There has been significant momentum behind Asian markets in recent months. The MSCI AC Asia ex Japan rose 13.4% in US dollar terms during the quarter, the best start to the year since 1992.
Foreign inflows, particularly into emerging Asia, have been strong and earnings revisions turned positive at the start of the year and continue to move higher.
How long will this last? In truth, much will depend on the economic and political landscape in the US in 2017.
Asian markets have traded well and the region's currencies have stabilised (in some cases strengthening) year-to-date, as investors become more convinced President Trump may struggle to implement his planned reforms and rate rises in the US will be gradual.
The global 'reflation trade' has also lost some of its momentum, as reflected in recent weakness across the commodity chain, including in oil prices.
Nevertheless, if expectations change this would have negative implications for the Asian region.
Global influences aside, the two powerhouses of Asia are still very much in charge of their own destinies. Chinese GDP forecasts were revised down slightly over the past few months, but the economy appears to be performing robustly.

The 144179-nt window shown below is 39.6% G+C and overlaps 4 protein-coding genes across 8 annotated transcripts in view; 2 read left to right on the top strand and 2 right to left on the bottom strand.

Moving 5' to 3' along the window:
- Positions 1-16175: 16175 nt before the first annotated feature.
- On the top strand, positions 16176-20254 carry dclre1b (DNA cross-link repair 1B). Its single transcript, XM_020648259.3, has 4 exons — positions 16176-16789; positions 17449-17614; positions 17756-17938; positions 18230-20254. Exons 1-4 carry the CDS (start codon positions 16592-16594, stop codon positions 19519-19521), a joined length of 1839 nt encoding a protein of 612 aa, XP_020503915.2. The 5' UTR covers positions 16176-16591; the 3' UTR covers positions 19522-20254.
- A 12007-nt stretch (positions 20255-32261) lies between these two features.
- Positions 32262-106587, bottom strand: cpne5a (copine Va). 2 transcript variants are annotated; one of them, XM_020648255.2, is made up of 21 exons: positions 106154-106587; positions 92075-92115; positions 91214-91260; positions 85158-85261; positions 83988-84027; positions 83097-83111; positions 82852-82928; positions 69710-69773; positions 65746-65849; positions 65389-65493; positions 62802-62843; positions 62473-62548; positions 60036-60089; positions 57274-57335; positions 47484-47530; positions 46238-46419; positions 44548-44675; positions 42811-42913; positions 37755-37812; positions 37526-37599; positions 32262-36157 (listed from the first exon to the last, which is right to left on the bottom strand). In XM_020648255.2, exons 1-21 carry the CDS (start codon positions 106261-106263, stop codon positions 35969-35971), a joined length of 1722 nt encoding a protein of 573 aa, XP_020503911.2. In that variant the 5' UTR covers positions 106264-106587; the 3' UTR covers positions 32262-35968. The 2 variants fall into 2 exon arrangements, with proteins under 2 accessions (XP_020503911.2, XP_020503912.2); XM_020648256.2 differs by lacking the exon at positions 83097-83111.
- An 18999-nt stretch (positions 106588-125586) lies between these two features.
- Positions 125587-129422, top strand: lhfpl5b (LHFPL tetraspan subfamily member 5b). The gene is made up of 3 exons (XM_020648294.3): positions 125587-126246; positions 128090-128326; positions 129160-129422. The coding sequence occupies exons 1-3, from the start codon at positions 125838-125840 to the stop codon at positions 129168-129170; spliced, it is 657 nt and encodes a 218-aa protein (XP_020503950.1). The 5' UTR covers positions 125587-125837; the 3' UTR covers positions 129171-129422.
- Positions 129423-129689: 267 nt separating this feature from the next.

Purchasing managers' index (PMI) data and strong commodity demand suggests an economy in expansionary mode and the renminbi has stabilised.
Additionally, the property market has been strong, so much so there has been a shift away from an accommodative monetary policy.
In India, the ruling BJP party recently won emphatic victories in a number of key states, most notably Uttar Pradesh.
This underlines that Prime Minister Narendra Modi's popularity remains intact following last year's sudden demonetisation move and allows him the political mandate to continue to push through his reforms.
Meanwhile, the negative effects of demonetisation now appear to have largely washed through the economy.
As ever though, geopolitics is never far from the investment story in Asia and rising tensions in the Korean Peninsula have inevitably cast a pall over recent market dynamism.
In this environment, our job as investors is to focus on the foundations of solid fundamental research, using this discipline to help us identify the region's best and most sustainable businesses.
Andrew Graham is portfolio manager of the Martin Currie Asia Unconstrained Trust
• Earnings revisions have turned positive
• PMI data and strong commodity demand suggests China's economy is in expansionary mode
• Geopolitics remains a short-term destabiliser
• A faster-than-expected rise in US rate would negatively impact Asian economies and currencies